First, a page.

Unexpected and rather last minute trips to Russia and Nepal this summer were eye-opening and thought-provoking journeys into my own still-short sighted understanding of these places in the world. In Nepal, I was challenged to discover and learn more about completely different religious backgrounds and admire fascinating architecture in Kathmandu and Pokhara – while admiring the God-sized architecture found in the Himalayan Mountains.
In this blog, I invite your to join me on an exploration to Nepal by color. Each image below includes three parts: a natural-colored image, to the same view with color alterations, and another in black and white. The images represent a week of travels that was experience-rich, eye-opening, and overflowing with thoughtful introspection along with loads of color, people, customs, culture, and sights.
But this little artistic project goes much deeper – with many layers of analogy. Perhaps you will also find something thought-provoking in these images:
You might see that in a world full of half truths and lies, there is still truth – one true image anchors each series of photos – through a discerning eye, by peeling away the finishes, you can uncover the true subject captured.
Perhaps you can see how easy it is to visually tweak some colors to create a different mood, tell a different story, or represent a different emotion – and be challenged to use more discernment when interpreting messages from the media and other people.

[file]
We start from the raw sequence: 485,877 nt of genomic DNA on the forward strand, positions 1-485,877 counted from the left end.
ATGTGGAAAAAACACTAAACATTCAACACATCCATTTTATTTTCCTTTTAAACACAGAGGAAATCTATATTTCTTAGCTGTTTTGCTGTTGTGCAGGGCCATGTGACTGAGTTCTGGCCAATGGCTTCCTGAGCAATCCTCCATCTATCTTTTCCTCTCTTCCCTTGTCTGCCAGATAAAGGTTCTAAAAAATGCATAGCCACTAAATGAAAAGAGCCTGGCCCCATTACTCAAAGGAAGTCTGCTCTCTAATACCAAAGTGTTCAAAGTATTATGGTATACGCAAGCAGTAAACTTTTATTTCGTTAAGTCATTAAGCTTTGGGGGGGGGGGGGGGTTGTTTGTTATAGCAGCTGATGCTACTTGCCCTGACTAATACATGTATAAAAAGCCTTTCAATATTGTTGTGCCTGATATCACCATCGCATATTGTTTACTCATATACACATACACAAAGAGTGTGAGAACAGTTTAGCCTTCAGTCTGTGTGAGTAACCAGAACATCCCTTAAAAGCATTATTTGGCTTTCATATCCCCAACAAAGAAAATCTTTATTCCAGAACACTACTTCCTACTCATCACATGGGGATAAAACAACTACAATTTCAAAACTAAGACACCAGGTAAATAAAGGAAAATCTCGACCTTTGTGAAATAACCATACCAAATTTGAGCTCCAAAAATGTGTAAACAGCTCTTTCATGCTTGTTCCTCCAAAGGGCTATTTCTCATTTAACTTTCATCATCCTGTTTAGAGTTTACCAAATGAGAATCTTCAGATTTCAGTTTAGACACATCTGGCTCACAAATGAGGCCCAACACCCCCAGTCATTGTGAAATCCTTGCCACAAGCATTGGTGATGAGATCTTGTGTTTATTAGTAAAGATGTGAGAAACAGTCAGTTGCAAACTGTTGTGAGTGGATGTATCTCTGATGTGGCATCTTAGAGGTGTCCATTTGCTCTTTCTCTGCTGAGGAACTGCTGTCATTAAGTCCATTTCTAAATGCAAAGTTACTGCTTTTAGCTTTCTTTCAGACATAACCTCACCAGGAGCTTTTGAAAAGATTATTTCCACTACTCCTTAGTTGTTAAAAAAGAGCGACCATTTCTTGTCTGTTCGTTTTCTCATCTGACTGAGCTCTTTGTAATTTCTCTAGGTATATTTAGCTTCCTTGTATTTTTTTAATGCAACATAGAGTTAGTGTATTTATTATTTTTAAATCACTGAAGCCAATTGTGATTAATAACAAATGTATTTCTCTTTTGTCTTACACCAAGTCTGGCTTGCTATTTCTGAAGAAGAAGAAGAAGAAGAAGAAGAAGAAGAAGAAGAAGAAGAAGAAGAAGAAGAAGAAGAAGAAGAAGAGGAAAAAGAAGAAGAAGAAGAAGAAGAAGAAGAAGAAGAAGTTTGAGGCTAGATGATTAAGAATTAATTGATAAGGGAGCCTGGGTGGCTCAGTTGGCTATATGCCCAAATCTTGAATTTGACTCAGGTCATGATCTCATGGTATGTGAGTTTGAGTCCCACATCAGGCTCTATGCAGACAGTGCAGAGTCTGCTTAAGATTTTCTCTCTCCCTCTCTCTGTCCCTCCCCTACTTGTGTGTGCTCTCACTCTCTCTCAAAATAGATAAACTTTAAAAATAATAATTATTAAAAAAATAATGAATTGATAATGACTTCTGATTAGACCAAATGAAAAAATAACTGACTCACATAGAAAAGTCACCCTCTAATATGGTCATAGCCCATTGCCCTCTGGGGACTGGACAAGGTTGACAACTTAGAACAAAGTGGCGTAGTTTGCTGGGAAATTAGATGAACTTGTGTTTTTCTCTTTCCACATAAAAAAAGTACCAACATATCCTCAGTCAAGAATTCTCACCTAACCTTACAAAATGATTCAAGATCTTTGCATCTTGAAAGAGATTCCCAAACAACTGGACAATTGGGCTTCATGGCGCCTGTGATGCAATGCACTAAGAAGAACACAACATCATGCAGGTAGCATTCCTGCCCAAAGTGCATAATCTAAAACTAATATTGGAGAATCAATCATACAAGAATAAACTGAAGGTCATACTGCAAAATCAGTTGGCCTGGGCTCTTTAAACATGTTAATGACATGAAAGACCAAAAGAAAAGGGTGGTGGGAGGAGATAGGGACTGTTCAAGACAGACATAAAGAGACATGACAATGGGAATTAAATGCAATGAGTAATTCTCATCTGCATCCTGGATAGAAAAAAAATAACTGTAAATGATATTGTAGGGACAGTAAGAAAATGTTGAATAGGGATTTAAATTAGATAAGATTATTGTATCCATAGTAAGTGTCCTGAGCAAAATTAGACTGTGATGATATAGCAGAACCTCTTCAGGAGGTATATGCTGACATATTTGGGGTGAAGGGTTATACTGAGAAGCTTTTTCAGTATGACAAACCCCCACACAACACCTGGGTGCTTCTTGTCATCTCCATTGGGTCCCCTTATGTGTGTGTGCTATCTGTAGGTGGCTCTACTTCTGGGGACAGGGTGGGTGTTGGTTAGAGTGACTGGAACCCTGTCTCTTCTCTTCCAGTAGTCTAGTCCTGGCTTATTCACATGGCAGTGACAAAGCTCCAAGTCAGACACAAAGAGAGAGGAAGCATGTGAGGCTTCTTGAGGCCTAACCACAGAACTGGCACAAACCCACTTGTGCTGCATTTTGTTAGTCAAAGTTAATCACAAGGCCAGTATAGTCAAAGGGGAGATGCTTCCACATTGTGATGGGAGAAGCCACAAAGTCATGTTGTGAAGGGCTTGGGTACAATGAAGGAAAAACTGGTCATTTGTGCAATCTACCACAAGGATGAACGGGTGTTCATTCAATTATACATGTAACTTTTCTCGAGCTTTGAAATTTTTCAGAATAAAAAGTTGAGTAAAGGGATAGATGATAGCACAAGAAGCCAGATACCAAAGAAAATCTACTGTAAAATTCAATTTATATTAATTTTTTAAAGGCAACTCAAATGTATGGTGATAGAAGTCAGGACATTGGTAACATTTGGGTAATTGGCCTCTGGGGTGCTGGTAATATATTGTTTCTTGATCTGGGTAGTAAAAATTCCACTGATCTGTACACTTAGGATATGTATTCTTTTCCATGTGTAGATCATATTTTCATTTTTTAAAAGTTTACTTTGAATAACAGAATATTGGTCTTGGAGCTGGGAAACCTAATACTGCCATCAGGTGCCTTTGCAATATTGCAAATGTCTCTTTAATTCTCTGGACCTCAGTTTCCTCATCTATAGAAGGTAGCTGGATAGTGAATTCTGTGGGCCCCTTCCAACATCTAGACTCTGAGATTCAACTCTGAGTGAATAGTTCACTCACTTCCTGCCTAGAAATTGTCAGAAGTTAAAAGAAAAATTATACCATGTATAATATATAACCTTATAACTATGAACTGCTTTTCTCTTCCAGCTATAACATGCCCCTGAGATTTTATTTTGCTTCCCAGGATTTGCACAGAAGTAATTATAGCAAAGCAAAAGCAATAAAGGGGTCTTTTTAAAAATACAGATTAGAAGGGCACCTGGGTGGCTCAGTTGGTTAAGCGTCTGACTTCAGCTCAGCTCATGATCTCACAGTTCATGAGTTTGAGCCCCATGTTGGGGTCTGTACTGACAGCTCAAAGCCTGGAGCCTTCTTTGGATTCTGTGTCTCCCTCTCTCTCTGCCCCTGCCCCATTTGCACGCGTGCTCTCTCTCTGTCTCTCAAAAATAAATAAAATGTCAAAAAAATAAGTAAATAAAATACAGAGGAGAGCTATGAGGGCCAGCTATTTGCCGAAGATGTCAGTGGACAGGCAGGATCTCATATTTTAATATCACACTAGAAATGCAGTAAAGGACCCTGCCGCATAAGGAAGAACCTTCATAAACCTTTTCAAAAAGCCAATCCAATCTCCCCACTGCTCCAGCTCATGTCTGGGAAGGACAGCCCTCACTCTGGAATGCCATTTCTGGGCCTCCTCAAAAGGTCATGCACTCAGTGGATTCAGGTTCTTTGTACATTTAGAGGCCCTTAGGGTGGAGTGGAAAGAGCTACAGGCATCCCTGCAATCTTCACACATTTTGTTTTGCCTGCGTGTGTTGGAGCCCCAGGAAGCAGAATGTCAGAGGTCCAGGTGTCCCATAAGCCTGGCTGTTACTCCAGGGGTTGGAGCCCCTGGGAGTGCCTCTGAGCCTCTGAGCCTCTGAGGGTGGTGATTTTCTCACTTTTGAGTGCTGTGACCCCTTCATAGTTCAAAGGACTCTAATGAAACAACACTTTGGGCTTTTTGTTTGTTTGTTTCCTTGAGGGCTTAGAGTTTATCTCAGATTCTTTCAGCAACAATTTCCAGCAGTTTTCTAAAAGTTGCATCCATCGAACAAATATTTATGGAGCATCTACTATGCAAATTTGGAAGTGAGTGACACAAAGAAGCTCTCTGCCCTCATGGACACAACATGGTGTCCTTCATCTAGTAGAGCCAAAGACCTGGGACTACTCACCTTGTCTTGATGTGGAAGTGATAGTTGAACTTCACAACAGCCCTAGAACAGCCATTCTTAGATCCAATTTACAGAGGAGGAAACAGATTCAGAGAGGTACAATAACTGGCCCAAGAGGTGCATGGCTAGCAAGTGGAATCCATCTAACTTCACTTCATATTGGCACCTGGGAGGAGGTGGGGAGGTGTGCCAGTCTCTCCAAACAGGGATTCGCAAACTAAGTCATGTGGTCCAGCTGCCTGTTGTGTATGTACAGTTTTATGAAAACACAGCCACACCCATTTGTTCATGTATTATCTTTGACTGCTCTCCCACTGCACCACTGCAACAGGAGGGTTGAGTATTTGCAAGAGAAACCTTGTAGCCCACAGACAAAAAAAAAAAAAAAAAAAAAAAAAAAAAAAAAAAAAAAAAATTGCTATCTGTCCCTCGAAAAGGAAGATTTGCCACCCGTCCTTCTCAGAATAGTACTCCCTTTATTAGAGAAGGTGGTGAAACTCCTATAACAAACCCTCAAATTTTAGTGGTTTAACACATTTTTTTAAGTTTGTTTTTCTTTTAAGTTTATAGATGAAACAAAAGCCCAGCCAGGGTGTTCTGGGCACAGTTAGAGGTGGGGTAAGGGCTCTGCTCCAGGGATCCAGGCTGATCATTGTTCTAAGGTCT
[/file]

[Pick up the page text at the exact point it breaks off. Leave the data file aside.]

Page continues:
Or maybe you are reminded that even though you see things in one way, another person may interpret those colors differently from you – even in the same place and time.
Or you might discover that there is much more to life than just the black and white representation you see – including heartwarming traditions and deep wisdom.
For more images in this series you will find some more below – or visit @TheEarthInk on Instagram for the entire story.
So many doors, so many layers to peel away on Nepal. Alice in Wonderland would have loved discovering a kaleidoscope of colors, customs, and people through all of these small wooden palace doorways.
From my lunchtime open-window view, I began to take in Durbar Square using all my senses - especially sights, sounds, and smells. Through the wooden frame, I could people-watch while trying my first momo.
A meditating Buddha, with rice in hair and sweets smashed to lips, looks well taken care of at Swayambhunath.
Visiting numerous temples, stupas, and holy places for Hindu and Buddhist followers in Kathmandu, a knowledgable guide explained more about the faiths than I can remember. One bit that sticks is the color. I wanted to fill my camera with every shade!
Kathmandu Valley is well populated. I was happy that we had a break from rainy season for this view sans smog and city haze from Swayambhunath. Even from above, the City is colorful!
Highest regards for Narayan, my travel "manager" at Unique Waymaker Treks & Expeditions. FB: @nepaluniquetrek (trip was entirely self-funded / not sponsored).
© 2018 The Earth Ink. All rights reserved.